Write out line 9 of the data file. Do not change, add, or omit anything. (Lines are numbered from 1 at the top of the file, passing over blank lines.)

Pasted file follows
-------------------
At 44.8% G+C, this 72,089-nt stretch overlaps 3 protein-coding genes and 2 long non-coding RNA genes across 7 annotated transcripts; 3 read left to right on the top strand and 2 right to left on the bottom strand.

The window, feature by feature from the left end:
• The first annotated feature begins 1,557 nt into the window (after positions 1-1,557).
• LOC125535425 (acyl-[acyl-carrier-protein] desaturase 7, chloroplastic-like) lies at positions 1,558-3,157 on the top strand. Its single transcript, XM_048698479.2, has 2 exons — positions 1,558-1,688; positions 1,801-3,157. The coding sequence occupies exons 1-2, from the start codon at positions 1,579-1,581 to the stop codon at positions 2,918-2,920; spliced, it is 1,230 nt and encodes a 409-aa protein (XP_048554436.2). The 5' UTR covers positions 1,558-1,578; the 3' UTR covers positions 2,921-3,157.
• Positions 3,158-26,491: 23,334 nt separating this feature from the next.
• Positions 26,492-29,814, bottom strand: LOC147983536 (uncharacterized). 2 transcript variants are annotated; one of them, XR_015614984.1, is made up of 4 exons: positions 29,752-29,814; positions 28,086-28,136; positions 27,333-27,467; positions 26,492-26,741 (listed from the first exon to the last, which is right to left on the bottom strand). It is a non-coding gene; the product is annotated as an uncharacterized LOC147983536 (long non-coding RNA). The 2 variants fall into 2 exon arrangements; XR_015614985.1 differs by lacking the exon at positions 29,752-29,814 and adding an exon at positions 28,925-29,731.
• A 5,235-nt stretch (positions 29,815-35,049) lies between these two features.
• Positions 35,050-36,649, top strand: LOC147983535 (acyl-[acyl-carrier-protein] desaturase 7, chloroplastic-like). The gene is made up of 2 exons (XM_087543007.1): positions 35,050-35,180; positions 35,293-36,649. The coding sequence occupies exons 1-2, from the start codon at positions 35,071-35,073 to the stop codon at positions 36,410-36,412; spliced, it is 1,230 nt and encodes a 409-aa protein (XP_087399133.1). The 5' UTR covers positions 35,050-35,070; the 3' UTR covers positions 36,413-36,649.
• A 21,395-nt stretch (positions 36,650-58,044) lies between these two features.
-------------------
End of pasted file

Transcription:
• A 21,395-nt stretch (positions 36,650-58,044) lies between these two features.